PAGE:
April 29, 2017
Pyin Oo Lwin, Myanmar
Our hotel in Mandalay, the
Bagan King, arranged for a shared taxi to pick us up late Saturday
morning, for around $4 per person. We
picked up our fellow passengers, a young mother and her very well-behaved baby, on the eastern
outskirts of the city, giving me another opportunity to use some of my only
Burmese – hkyac ca ya le (“cute”, pronounced "chess ee yah lee").
Mandalay had been
scorchingly hot, so, like those soft British colonialists before us, we decided
to increase our altitude and head for the hill station towns of Pyin Oo Lwin
and Hsipaw to the northeast of the city. Both are reachable by train from
Mandalay. The train from Mandalay to
Pyin Oo Lwin, however departs at 4am, and takes four hours to work its way up
the mountain, versus 1½ hours by car.
The second leg goes from POL to Hsipaw, crossing the Goktiek Viaduct; we
definitely wanted to do this section by train and it is a six-hour journey by itself. Unsurprisingly, we opted to travel to POL by
car, spend the night there, and take the train the following morning to Hsipaw.
|Pyin Oo Lwin Gardens|
|They were much friendlier than they appear|
Arriving in Pyin Oo Lwin in early afternoon and checking into the colonial era Kandawgyi Hill Resort, we knew we'd have to get right to it, having only a half day to explore. The power went out almost immediately after we got to our room. In many parts of Myanmar, the nicer hotels like those us foreigners stay in all have generators, but won't turn them on until dusk to save on diesel.
|The somewhat historic Kandawgyi Hill Inn|
We didn't linger in our dim room for long, arranging for a horse and buggy "taxi" that the town is renowned for to pick us up and give us an hour long tour. Our driver and his young assistant were not the friendliest of Burmese that we'd encountered thus far, but knew the motions to go through and which sites we'd need to stop, get out, and photograph during the ride.
|Our sweet ride|
First stop, though, was the betel nut stand, where the driver had his assistant run across the street to fetch him his fix.
|Gentlemen's betel nut - recommended by 9 out of 10 dentists! |
We rode by some historic homes, schools, and churches, with the coach occasionally stopping so the assistant could jump down and open our door, where we felt obliged to show interest and take photos at each site (some more interesting than others, at least one of which we couldn't even determine what the site was/why we were there). The highlight of our tour was our stop at Candacraig - the now-abandoned colonial era British club built in 1904. Apparently it's undergoing renovations to become a luxury hotel, but we saw no sign of construction.
|Showing its 113-year age|
|Quite the grand staircase|
|Sneaking pics through the windows|
|Administrative offices, not so long ago|
|Apparently still used for sporting?|
Once our hour was up, we had ourselves dropped near a lakefront restaurant we thought we'd try for lunch and refreshments before heading over to the town's famous gardens. I had the tasty Chinese pork "raviolis" in chili oil and a Myanmar beer, while Caroline went with sweet and sour chicken and Thai tea. The restaurant had a nice setting on the lake, though wasn't the most atmospheric place in town, with a sort of chain restaurant feel and soundtrack of five Abba songs looping in the background. Nothing makes you feel like you're in Myanmar like Abba!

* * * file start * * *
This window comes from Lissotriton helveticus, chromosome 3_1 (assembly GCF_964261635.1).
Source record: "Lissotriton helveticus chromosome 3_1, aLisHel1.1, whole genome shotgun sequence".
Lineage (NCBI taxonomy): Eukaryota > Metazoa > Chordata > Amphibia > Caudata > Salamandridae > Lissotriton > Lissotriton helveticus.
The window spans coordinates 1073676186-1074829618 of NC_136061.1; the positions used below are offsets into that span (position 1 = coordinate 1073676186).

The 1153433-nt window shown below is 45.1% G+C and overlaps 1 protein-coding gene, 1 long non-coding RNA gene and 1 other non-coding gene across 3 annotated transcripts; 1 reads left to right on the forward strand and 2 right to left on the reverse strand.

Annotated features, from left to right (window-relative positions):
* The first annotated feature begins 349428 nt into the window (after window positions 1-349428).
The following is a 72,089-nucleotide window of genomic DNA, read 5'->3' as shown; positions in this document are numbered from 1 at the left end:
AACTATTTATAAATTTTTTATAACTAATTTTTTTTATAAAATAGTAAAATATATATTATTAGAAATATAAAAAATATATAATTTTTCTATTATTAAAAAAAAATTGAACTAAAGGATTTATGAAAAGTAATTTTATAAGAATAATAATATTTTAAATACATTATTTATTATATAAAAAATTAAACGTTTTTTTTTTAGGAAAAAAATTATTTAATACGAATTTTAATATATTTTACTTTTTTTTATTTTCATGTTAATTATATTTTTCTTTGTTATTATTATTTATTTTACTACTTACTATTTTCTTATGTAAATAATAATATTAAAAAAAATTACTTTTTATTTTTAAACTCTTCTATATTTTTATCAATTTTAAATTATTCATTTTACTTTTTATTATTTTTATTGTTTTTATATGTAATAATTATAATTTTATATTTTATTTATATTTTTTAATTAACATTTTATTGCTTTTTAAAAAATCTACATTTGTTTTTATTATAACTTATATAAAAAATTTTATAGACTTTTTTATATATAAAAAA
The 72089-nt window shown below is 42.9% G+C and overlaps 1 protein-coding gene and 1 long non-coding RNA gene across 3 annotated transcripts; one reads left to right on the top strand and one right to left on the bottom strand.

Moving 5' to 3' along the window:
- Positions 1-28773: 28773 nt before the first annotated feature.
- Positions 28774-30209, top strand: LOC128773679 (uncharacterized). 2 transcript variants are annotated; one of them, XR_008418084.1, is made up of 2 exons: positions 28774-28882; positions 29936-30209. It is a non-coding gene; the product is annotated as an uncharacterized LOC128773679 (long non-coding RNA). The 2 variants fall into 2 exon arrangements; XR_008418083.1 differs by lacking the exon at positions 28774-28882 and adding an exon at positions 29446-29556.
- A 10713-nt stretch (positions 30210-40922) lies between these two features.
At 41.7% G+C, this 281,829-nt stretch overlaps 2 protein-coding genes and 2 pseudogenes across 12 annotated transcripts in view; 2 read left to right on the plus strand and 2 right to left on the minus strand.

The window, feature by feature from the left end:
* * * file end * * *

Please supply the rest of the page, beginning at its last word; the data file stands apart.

Lunch completed, we walked over to the national gardens of Pyin Oo Lwin.
|Everybody, look at the camera!|
Although it was supposed to rain, the clouds were disappearing, and by the time we reached the gardens, the sky was blue and the sun was shining, highlighting the colors of the beautifully manicured gardens.
|Heading to the gardens - watch where you step; apparently dinosaurs pass through this way|
There were plenty of Burmese tourists out as well, and many of the ladies were attired in beautiful dresses and hats as colorful as the gardens themselves. Everyone seemed quite happy, and the gardens felt like one big, jolly selfie-shootout.
|Pyin Oo Lwin Gardens|
We stopped by the orchid garden (no orchids - all dead), then the walk-through aviary, which was really a nice setup displaying some beautifully colorful, exotic birds. We walked through a bamboo forest, and attempted to photograph some takins, hooved animals which look part cow, part mountain goat, part buffalo. We were also amongst the sites at the gardens, as the only western visitors there on this day.
|Let's get our photo shoot on!|
|Taking photos of the giant bamboo, while Caroline stalks the takins to the right|
Toured out for the day, we headed back to the hotel, stopping to take some (more) photos of the stunning sunset over the small lake across from the inn.
|We heart takins|
A quick change of clothes, and we were off for the night. After such a busy day (for us) starting in Mandalay, we felt like staying close to our somewhat out-of-town hotel rather than hiring a horse carriage or car to take us to the town center. The upscale Pyin Oo Lwin Hotel was a short 10-minute walk down the street. We sat ourselves at the bar of this virtually empty resort hotel, and passed a fun evening drinking an expensive bottle of cheap Ayuthaya white wine, and chatting with the bartenders who seemed to enjoy practicing their English and planning hypothetical trips to the US with us. A power outage added some excitement, and atmosphere, as the candles quickly came out. They are prepared for outages around here.
|Barbwire sunsets of Myanmar|
|Gem ah bah zee! (Bad phonetic spelling of cheers!)|
Tomorrow morning, we head to the train station for our early train to Hsipaw.
|Our new bartender friends at the Pyin Oo Lwin Hotel|
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